A rainy day outside the Corcoran but there are plenty of people on the streets. Even with umbrellas, they stop to take a look, to chat, to pick up cards. I sit under the overhead tarp and continue making my work. Today I add some cans and bottles, captured by the net .
I get two kids from Pennsylvania to come into the Habitat to draw. A young man and I wonder what we will do with the trash that comes out of the ocean – Lorenzo and Edwina’s installation offers som epossibilities. We all agree that there needs to be some rethinking about our needs and our resources.
I’m back at the Corcoran today. Today is definitely a social day.
Lorenzo’s performing. Edwina has her mom handing out cards. And I’m working on more fishing net. The fact that the Habitat is on a
concrete platform surround by smooth river stones really makes me feel like I’m on the water. I’m from New England and I’ve been on some rocky beaches.
Gabrielle from Paris really made my day. She was about 4 or 5. When I asked her name, she said, “Picasso.” I sat her down on a table with some paper and crayons. She gave me one of her drawings when she left. I’m still smiling.
People come by from many different countries. They admired the art they were seeing, close to the White House. We talked about sustainability and waste. One young woman asked for suggestions for decreasing the build-up of garbage floating in the Pacific Ocean.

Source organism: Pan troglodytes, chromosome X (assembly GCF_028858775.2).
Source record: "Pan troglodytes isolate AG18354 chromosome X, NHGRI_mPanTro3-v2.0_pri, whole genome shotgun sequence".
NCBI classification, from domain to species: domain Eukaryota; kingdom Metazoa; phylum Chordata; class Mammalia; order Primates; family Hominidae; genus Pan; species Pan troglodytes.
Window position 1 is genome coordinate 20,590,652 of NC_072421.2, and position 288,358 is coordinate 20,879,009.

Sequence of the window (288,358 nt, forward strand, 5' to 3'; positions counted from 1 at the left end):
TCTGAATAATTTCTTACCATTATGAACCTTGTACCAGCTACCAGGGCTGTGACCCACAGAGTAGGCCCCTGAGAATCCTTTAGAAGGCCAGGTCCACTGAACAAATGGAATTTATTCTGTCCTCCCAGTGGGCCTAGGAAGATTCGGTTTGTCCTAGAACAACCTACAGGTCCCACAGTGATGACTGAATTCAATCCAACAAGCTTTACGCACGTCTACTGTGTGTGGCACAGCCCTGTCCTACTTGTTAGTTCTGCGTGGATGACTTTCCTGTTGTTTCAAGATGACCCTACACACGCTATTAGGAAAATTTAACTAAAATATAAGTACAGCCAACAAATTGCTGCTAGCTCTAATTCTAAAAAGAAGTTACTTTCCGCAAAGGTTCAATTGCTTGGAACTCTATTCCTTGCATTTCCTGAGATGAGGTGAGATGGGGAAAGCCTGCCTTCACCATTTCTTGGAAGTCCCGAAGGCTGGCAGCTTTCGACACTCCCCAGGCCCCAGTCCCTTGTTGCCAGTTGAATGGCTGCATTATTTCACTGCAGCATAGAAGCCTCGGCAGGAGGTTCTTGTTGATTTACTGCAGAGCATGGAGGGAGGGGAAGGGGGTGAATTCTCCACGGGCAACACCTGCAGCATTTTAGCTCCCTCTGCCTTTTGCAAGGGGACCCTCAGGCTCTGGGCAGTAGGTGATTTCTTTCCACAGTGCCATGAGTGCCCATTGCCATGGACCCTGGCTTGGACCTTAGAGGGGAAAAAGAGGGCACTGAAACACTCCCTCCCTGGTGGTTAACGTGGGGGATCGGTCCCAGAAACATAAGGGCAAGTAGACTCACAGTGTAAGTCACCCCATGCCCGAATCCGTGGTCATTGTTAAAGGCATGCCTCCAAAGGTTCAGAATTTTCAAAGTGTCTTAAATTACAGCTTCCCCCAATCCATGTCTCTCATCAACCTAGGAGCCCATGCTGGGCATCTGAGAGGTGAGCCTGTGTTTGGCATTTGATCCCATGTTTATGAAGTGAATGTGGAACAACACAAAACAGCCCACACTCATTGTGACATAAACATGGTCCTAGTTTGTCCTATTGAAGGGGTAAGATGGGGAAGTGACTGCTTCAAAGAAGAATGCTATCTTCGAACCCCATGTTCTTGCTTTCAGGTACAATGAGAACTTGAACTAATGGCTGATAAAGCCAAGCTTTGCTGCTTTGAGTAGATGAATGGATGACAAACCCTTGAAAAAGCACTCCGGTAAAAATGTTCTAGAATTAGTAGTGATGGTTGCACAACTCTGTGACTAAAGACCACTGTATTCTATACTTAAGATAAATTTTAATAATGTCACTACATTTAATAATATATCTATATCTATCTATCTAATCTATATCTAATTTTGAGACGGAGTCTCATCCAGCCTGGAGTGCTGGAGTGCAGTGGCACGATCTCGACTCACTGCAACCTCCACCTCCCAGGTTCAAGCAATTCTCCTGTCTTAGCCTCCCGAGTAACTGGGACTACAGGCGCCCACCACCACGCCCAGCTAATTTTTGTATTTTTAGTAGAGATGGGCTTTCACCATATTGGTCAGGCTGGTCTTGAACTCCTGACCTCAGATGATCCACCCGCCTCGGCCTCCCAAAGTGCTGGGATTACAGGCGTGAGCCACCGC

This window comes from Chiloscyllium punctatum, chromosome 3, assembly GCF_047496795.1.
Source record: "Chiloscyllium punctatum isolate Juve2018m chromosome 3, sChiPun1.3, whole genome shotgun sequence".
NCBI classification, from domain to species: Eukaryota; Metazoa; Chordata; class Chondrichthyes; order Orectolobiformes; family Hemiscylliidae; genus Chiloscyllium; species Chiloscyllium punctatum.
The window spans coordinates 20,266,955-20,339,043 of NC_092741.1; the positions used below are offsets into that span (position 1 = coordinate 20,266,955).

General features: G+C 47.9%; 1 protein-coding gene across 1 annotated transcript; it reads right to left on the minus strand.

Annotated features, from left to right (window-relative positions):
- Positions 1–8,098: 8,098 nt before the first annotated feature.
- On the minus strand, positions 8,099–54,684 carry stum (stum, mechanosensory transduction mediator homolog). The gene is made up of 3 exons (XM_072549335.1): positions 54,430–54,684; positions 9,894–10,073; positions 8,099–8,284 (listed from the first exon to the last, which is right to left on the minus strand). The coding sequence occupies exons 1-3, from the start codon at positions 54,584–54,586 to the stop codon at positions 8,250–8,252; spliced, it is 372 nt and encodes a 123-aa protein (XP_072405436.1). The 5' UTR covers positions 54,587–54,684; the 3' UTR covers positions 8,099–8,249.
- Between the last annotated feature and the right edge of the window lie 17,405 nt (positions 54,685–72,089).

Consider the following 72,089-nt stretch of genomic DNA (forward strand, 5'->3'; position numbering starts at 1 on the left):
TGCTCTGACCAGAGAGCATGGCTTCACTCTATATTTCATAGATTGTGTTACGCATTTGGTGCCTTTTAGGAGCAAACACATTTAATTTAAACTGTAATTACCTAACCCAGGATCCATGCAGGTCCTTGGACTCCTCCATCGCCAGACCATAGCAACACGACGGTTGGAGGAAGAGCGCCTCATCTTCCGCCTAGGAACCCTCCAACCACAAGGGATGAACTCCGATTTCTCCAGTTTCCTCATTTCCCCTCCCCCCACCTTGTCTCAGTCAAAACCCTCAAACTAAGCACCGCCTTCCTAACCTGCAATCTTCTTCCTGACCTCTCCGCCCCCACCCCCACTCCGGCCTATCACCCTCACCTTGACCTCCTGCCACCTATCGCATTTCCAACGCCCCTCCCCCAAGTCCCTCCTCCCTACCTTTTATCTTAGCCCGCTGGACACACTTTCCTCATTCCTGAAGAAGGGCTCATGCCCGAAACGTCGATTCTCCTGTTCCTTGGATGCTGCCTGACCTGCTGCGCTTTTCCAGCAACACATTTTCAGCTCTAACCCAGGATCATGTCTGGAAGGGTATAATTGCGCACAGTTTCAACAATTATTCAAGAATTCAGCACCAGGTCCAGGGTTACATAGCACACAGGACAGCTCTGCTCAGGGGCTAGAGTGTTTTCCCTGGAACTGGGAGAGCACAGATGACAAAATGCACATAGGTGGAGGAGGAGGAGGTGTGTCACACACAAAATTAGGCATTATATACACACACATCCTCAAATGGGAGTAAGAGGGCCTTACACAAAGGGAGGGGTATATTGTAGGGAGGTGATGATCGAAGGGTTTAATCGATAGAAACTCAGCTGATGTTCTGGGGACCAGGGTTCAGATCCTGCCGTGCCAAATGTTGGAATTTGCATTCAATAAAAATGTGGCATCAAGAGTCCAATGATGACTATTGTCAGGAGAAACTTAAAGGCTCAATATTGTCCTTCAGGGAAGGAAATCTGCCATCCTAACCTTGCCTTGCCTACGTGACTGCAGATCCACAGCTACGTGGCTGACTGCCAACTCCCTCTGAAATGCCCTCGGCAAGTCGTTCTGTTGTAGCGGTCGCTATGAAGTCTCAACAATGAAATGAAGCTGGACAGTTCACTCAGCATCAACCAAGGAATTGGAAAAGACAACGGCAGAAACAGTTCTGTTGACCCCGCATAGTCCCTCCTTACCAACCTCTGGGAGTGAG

Some art can offer solutions while some can focus on awareness. We had a student looking for a school that encourages graffiti art (he drew on paper rather than walls.) We had photographers wondering how they could get involved. And we had people, who seeing us at work, were willing to break whatever barriers exist and participate in aconversation. Who could ask for more?
Michael Asbill's studio project for HFA at the Corcoran began in the field. On Wednesday, 8/15, Michael visited the private garden of Jeffrey Herrel in Anacostia, Lula Evan's (Mama Lula's) community garden also in Anacostia, and the Neighborhood Farm Initiative in Fort Totten.
Jeffrey talked with Michael about Hugelkulture and worm composting. Mama Lula talked with Michael about her Okra crop. Kristin Georger from the Neighborhood Farm Initiative talked with Michael about the purpose of NFI.